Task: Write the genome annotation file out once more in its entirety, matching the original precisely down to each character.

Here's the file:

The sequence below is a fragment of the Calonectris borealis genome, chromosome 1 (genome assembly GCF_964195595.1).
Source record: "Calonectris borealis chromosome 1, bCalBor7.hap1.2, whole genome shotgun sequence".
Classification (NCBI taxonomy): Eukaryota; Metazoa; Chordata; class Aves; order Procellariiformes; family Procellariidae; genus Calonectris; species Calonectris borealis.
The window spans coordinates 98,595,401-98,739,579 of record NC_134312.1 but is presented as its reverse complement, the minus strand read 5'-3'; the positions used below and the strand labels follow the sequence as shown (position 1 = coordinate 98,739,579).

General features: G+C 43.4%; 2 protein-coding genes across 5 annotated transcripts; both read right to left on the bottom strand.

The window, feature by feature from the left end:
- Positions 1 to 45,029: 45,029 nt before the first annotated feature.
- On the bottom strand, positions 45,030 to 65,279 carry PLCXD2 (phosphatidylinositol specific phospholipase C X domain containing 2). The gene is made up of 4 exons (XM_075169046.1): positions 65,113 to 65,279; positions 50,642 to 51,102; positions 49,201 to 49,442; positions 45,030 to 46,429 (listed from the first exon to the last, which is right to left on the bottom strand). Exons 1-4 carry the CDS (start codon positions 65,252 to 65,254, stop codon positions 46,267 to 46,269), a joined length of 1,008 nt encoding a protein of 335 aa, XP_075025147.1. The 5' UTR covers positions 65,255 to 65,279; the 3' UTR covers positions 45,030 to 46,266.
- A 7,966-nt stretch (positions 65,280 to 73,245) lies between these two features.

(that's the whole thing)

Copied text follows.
The sequence below is a fragment of the Calonectris borealis genome, chromosome 1 (genome assembly GCF_964195595.1).
Source record: "Calonectris borealis chromosome 1, bCalBor7.hap1.2, whole genome shotgun sequence".
Classification (NCBI taxonomy): Eukaryota; Metazoa; Chordata; class Aves; order Procellariiformes; family Procellariidae; genus Calonectris; species Calonectris borealis.
The window spans coordinates 98,595,401-98,739,579 of record NC_134312.1 but is presented as its reverse complement, the minus strand read 5'-3'; the positions used below and the strand labels follow the sequence as shown (position 1 = coordinate 98,739,579).

General features: G+C 43.4%; 2 protein-coding genes across 5 annotated transcripts; both read right to left on the bottom strand.

The window, feature by feature from the left end:
- Positions 1 to 45,029: 45,029 nt before the first annotated feature.
- On the bottom strand, positions 45,030 to 65,279 carry PLCXD2 (phosphatidylinositol specific phospholipase C X domain containing 2). The gene is made up of 4 exons (XM_075169046.1): positions 65,113 to 65,279; positions 50,642 to 51,102; positions 49,201 to 49,442; positions 45,030 to 46,429 (listed from the first exon to the last, which is right to left on the bottom strand). Exons 1-4 carry the CDS (start codon positions 65,252 to 65,254, stop codon positions 46,267 to 46,269), a joined length of 1,008 nt encoding a protein of 335 aa, XP_075025147.1. The 5' UTR covers positions 65,255 to 65,279; the 3' UTR covers positions 45,030 to 46,266.
- A 7,966-nt stretch (positions 65,280 to 73,245) lies between these two features.